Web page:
Sudanese Mainers cut off from loved ones back home as military seizes power

Aymen Korika outside his home in Westbrook, Maine. Korika says he’s had only minimal contact with his father, who is still in Sudan, because the military has cut off most communication networks. (Ari Snider/Maine Public)

As a military coup unfolds in Sudan, some Sudanese immigrants in Maine said they are concerned about the safety of their loved ones, and about the future of democracy in their home country.

Some are calling for greater diplomatic intervention – while others take a measure of hope in the pro-democracy movement in Sudan.

Sudan’s military had been sharing power with a civilian government after a pro-democracy revolution two years ago.

But in late October, the military abandoned the power-sharing agreement and arrested the civilian Prime Minister, taking full control of the government.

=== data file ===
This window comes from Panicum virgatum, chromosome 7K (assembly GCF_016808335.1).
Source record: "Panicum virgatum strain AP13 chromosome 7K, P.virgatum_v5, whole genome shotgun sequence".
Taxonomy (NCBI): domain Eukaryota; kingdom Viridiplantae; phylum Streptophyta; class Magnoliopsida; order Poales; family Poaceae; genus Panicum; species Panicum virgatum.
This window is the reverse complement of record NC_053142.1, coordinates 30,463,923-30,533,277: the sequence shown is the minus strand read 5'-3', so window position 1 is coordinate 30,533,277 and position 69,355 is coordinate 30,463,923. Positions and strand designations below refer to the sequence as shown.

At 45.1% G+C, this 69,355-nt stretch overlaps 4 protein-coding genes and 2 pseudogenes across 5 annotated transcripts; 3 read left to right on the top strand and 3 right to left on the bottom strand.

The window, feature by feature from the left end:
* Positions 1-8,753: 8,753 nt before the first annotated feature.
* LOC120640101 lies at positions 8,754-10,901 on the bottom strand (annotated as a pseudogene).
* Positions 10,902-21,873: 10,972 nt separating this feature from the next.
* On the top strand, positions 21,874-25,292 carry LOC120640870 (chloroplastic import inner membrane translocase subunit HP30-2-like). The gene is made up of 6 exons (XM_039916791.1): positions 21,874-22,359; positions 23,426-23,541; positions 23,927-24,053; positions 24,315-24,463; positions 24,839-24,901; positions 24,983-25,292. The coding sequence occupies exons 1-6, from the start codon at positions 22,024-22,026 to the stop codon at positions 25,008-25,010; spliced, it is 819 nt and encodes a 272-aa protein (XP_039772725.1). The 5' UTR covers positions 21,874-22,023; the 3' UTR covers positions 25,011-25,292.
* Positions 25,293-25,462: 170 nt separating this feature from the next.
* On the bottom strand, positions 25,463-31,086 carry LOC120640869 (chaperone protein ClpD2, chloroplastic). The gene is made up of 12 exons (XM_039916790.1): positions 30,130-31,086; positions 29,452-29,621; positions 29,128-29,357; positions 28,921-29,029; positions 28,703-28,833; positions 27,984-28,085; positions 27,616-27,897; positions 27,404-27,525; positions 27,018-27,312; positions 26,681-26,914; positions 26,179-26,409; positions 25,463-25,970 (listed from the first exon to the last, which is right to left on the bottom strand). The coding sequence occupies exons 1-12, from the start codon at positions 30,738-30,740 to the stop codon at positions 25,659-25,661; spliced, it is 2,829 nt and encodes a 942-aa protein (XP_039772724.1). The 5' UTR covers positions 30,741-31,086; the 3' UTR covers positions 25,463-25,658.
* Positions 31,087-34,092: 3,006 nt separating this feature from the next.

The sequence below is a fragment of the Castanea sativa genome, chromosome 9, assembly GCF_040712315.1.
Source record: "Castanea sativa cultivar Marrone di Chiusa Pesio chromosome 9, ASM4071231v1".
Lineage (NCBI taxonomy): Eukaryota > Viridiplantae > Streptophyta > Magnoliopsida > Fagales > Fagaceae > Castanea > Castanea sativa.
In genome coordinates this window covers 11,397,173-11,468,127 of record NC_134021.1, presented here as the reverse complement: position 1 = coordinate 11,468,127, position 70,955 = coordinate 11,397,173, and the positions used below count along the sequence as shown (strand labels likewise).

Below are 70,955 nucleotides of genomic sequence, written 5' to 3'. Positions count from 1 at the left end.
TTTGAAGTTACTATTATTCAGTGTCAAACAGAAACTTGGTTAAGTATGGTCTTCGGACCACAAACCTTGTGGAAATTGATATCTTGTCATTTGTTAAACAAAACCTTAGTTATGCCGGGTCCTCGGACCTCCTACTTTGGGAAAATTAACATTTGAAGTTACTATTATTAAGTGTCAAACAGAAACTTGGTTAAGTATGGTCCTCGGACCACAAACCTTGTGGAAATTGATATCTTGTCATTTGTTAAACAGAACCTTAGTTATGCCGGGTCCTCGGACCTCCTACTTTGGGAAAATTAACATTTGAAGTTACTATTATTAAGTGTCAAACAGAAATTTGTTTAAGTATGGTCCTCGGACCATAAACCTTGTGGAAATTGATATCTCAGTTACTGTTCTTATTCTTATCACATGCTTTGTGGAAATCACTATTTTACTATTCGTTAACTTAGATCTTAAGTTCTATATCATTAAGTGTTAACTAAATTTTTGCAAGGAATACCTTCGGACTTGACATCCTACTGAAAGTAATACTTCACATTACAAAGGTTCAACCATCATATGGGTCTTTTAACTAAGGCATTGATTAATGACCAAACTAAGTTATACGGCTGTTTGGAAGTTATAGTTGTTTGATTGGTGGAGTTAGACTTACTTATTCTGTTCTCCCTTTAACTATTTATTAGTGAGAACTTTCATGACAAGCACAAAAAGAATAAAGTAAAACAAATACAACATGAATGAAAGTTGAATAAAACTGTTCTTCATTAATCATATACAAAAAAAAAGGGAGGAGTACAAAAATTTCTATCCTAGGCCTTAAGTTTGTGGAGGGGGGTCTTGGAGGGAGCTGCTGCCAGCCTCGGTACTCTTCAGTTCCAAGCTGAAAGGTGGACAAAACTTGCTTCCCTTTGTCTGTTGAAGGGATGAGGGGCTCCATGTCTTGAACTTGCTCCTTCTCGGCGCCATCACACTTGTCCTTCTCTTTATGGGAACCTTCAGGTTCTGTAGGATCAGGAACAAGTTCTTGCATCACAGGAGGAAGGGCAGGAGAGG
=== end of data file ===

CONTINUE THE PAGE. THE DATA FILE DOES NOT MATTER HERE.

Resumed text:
The military has also clamped down on communication networks, which has cut off many Sudanese Mainers from friends and relatives still in the country.

“Internet has been really awful. We don’t know what’s happening, we don’t know how our families are doing,” said Ekhlas Ahmed, a Sudanese refugee and peace activist who now lives Portland.

Ahmed said the coup did not come as a surprise for her, given the country’s long struggle to achieve peace and democratic rule.

Meanwhile, Westbrook resident and community leader Aymen Korika said he would like to see the U.S. and other nations use diplomatic channels to steer Sudan back into its transition toward democracy.

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